On 17 May 2006, he signed a two-year deal with Bayer Leverkusen.
Before he retired from international football on 13 October 2005, Barbarez was the captain and leader of the Bosnia and Herzegovina national team.
On 12 October 2006, Barbarez officially stepped down from playing for the Bosnia and Herzegovina national team and retired permanently from professional football in June 2008.
Barbarez announced on 14 December 2009 that he wanted to coach the Bosnia and Herzegovina national football team to the UEFA Euro 2012. However, the Football Association of Republika Srpska blocked his entry and later on, Safet Sušić was selected as new coach of the Bosnia and Herzegovina national football team.
Barbarez is married to his high-school sweetheart Ana, who is from Mostar. They have two sons together, Filip-André (born 1994) and Sergio-Luis (1999).
- Scores and results table. Bosnia and Herzegovina's goal tally first:
|1.||5 September 1999||Asim Ferhatović Hase, Sarajevo||Estonia||1–1||1–1||UEFA Euro 2000 qualifying|
|2.||28 February 2001||Bilino Polje, Zenica||Hungary||1–1||1–1||Friendly|
|3.||24 March 2001||Asim Ferhatović Hase, Sarajevo||Austria||1–1||1–1||2002 FIFA World Cup qualification|
|4.||28 March 2001||Rheinpark Stadion, Vaduz||Liechtenstein||1–0||3–0||2002 FIFA World Cup qualification|
|6.||27 March 2002||Grbavica Stadium, Sarajevo||Macedonia||2–0||4–4||Friendly|
|8.||13 February 2003||Millennium Stadium, Cardiff||Wales||2–1||2–2||Friendly|
|9.||29 March 2003||Bilino Polje, Zenica||Luxembourg||2–0||2–0||UEFA Euro 2004 qualifying|
|10.||2 April 2003||Parken Stadium, Copenhagen||Denmark||1–0||2–0||UEFA Euro 2004 qualifying|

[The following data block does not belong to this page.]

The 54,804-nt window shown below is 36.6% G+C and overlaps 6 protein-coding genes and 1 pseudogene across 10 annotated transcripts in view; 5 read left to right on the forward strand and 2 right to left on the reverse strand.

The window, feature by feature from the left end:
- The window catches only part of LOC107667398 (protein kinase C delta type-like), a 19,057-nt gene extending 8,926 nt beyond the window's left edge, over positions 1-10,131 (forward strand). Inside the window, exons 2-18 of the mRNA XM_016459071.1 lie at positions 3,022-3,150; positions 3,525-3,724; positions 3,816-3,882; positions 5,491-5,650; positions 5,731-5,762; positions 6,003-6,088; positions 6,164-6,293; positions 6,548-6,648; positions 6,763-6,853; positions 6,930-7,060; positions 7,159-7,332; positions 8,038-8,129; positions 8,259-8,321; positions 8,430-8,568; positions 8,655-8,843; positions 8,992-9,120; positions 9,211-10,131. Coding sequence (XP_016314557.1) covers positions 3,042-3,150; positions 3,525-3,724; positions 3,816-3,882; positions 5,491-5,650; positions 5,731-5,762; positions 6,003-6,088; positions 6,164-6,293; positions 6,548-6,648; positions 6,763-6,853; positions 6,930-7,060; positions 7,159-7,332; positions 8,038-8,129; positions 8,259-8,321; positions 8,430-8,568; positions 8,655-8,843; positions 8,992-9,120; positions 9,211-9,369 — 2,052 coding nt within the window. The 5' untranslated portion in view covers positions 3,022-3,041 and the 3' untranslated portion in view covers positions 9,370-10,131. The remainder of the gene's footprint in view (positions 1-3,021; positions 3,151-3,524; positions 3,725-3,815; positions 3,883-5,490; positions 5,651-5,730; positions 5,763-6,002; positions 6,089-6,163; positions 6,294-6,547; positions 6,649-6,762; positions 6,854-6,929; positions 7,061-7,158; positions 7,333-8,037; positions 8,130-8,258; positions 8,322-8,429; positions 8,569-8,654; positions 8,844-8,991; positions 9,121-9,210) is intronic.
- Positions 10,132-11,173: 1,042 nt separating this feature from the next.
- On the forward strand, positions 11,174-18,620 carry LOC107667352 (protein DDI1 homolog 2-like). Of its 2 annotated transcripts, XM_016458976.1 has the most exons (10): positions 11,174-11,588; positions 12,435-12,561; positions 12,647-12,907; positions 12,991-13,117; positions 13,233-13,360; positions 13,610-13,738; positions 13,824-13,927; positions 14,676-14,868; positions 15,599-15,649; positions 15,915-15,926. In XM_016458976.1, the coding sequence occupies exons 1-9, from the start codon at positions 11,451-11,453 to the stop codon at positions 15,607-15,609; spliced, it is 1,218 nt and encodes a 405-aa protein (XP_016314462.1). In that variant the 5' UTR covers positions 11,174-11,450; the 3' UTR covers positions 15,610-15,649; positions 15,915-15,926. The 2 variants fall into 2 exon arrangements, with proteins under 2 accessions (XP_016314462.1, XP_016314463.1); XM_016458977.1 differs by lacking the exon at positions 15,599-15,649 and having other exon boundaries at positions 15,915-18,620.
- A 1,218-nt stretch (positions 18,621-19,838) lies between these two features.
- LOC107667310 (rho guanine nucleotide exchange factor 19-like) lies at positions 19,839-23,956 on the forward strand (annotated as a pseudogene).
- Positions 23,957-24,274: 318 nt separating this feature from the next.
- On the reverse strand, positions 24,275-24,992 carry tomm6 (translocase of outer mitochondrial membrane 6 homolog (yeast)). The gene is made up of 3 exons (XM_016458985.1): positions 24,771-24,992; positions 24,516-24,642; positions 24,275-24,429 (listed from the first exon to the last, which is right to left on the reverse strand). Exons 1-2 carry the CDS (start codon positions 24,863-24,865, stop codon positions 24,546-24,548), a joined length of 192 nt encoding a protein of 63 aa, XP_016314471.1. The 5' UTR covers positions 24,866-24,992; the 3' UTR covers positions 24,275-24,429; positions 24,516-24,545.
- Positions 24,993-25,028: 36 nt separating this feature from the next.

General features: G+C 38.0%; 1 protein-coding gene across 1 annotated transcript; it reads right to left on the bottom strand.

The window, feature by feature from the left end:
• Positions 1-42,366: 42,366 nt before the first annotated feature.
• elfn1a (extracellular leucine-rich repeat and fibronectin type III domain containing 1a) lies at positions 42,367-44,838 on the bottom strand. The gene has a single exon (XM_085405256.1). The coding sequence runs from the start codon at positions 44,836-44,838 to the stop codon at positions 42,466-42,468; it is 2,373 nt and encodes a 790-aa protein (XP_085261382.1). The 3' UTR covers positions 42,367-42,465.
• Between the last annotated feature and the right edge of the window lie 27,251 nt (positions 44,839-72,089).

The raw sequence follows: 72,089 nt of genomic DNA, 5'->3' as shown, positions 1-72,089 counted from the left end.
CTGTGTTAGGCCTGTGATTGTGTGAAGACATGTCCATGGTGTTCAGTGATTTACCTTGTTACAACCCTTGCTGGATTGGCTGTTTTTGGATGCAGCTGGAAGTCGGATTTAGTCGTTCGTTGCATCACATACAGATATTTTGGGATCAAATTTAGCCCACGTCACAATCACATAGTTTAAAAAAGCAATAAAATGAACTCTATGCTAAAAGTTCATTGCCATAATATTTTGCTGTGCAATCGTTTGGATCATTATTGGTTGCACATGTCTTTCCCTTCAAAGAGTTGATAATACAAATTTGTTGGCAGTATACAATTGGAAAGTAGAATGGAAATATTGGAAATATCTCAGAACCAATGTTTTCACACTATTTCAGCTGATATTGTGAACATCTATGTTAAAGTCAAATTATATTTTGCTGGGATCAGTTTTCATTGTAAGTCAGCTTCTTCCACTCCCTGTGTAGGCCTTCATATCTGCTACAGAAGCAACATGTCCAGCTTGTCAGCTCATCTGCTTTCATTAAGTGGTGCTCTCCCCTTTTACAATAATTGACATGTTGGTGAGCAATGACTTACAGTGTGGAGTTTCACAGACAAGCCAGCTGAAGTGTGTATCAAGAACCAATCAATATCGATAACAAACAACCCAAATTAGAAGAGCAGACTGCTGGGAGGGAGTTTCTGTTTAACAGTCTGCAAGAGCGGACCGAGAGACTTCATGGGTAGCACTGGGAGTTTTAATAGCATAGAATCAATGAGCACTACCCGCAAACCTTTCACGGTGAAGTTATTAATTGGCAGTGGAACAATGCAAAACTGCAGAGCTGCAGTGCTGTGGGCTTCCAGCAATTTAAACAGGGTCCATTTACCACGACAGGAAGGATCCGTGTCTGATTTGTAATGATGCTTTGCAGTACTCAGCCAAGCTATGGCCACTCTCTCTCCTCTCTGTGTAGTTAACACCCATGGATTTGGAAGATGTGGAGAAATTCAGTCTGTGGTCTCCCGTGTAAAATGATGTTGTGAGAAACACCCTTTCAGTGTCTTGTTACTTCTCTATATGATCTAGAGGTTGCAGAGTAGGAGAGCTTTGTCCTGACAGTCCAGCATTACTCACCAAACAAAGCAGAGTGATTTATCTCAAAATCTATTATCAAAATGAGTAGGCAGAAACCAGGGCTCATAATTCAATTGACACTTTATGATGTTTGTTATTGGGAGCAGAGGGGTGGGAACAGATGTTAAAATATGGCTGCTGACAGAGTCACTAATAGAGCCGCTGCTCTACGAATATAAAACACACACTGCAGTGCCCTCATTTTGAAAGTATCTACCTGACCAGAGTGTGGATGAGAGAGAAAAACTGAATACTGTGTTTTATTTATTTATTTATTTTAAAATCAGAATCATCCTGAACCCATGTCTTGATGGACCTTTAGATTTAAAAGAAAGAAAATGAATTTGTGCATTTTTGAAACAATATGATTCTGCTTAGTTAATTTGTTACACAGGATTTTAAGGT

|11.||10 September 2003||Stade Josy Barthel, Route d'Arlon||Luxembourg||1–0||1–0||UEFA Euro 2004 qualifying|
|12.||4 June 2005||Stadio Olimpico, Serravalle||San Marino||3–1||3–1||2006 FIFA World Cup qualification|
|13.||3 September 2005||Bilino Polje, Zenica||Belgium||1–0||1–0||2006 FIFA World Cup qualification|
|14.||7 September 2005||LFF Stadium, Vilnius||Lithuania||1–0||1–0||2006 FIFA World Cup qualification|
|15.||31 May 2006||Azadi Stadium, Tehran||Iran||2–0||2–5||Friendly|
|16.||16 August 2006||Asim Ferhatović Hase, Sarajevo||France||1–0||1–2||Friendly|
|17.||2 September 2006||Ta' Qali National Stadium, Ta' Qali||Malta||1–0||5–2||UEFA Euro 2008 qualifying|
- Hamburger SV
- "Impulsiver Gefühlsmensch" (in German). welt.de. 21 September 2001. Retrieved 26 June 2010.
- "Barbarez: "Iz Fudbalskog saveza BiH mi nisu dali karte za Belgiju"". 24sata.info. 14 March 2009. Retrieved 26 June 2010.
- Matthias Arnhold (21 April 2011). "Sergej Barbarez – Matches and Goals in Bundesliga". Rec.Sport.Soccer Statistics Foundation. Retrieved 2 May 2011.
- "Barbarez Wants To Be National Team Coach". bihfoot.com. 14 December 2010. Retrieved 4 April 2010.
- "Bosnian Soccer Legends Banned to be National Team Coaches!". bhfanaticos.com. 26 December 2009. Retrieved 5 June 2010.
- "Profesionalne licence Barbarezu, Piplici i kolegama" (in Bosnian). sarajevo-x.com. 5 January 2011. Retrieved 7 August 2011.
- "HSV Gremien" (in German). Hamburger SV. Retrieved 4 April 2010.